Worry no more. The simplest, tastiest pizza crust recipe is now available to you. The hardest part about making this recipe is waiting the extra 48 hours for the flavor to develop in the bulk ferment in the fridge. But if you have the patience to wait three full days for your pizza (yes, anticipation IS part of the flavor) your dinner will taste high calibre even if you’re simply using up leftovers from your fridge to top your ‘za. So, for the sake of your tastebuds, try and give this dough the full time to “grow” into itself.

Another perk of this recipe is there’s flavor without the fuss of sourdough. All this batch of dough needs is 1 gram of yeast. That’s it. The rest of the flavor comes from natural yeasts in the air, and time.

I mean, just look at this beauty after she’s been partitioned into individual bowls and left to come into her own:

1 gram of dry yeast later…

Add some of your favorite toppings while your oven sits at 550°F and bake for 8 minutes. And boom! Hearth-fire-style pizza, right at home. Date night with your Other just got a little bit better.

can you eat a whole ‘za?

But why trust a picture? This cheap project yields handsome rewards. Besides, there’s a pandemic. You’ve got nothing but time! (Sorry, sorry…too soon? …it might be too soon.)

I topped my most recent pizza with a few hearty spoonfuls of ricotta, fresh basil and red sauce, ground Italian sausage, and a generous crack of fresh pepper. Needless to say, there were no surviving pieces to enjoy for lunch the next day.

Simple Three Day Pizza Dough

food52
Based on this recipe from food52.
Prep Time 10 mins
Total Rise time 1 d
Course Main Course
Cuisine Italian

Ingredients
  

  • 500 grams bread flour
  • 16 grams fine salt
  • 1 gram active dry yeast
  • 1.5 cups water

Instructions
 

  • Whisk together bread flour, salt, and yeast.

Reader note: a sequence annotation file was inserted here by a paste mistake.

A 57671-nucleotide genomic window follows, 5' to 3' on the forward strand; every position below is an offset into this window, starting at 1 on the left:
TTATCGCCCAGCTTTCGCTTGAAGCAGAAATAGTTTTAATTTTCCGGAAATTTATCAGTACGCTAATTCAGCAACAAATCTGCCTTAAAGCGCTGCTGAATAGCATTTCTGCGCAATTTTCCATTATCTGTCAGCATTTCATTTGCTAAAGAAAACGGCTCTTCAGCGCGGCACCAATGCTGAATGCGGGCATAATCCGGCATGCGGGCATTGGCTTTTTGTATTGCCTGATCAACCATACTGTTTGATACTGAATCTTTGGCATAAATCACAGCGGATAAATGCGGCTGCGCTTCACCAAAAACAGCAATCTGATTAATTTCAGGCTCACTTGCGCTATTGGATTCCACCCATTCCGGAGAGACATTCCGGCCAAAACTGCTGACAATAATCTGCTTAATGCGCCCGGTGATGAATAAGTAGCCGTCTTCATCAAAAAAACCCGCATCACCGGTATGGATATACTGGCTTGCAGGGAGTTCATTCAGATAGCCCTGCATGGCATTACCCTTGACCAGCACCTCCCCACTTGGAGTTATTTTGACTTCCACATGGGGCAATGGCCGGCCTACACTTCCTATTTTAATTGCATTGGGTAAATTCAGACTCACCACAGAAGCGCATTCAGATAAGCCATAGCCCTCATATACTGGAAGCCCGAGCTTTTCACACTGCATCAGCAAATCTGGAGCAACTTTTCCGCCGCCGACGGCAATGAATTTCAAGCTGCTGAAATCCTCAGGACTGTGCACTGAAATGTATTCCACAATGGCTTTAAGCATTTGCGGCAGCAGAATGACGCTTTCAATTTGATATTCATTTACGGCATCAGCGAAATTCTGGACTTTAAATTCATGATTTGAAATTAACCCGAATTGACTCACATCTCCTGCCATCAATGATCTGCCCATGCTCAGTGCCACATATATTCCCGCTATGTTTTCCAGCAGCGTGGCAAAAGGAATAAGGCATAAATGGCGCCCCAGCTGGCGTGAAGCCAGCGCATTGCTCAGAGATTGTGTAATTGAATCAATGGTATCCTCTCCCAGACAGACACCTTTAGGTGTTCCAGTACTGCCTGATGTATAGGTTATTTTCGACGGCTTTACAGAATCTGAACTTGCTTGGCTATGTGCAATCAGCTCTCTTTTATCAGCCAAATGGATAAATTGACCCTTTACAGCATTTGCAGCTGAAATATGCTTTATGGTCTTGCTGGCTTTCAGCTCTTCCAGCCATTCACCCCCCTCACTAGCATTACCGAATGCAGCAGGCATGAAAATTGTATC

• Add the water and mix with a wooden spoon, spatula, or your hand until just combined, being careful not to overmix. Once mixture is combined, lightly flour a countertop and knead for several minutes to remove clumps. Dough should easily come together in a ball.
  • Place dough in a lightly oiled bowl and cover with plastic wrap. Let sit at 24 hours at room temperature, undisturbed. It should bubble and roughly double in size.
  • Lightly flour a large cutting board or your kitchen countertop and place the dough on it. Divide dough into 4 equal portions for 10 inch pies.
  • Place the dough balls into oiled, airtight containers or small bowls covered in plastic wrap and place in the fridge for another 48-96 hours.
  • Remove from the fridge at LEAST 1 hour before use to allow the dough to come to room temperature. This lets the gluten relax and allows you to more easily shape the dough into a disc for baking.
  • To make pizza, preheat the oven to 550°F while the partitioned dough is coming to room temperature from the fridge. Place a pizza stone, flat baking sheet, or cast iron in the oven to preheat while you stretch the dough into a flat shape. Place onto a pizza peel or another flat baking sheet with a fine dusting of rice flour or cornmeal, so the dough can freely slide off and into the oven. Add desired toppings, and bake for 8 minutes, or until browned and bubbling. Let rest at least 1 minute before cutting.
Keyword active dry yeast, chewy crust, crust, dough, natural yeast, pizza, pizza crust, pizza dough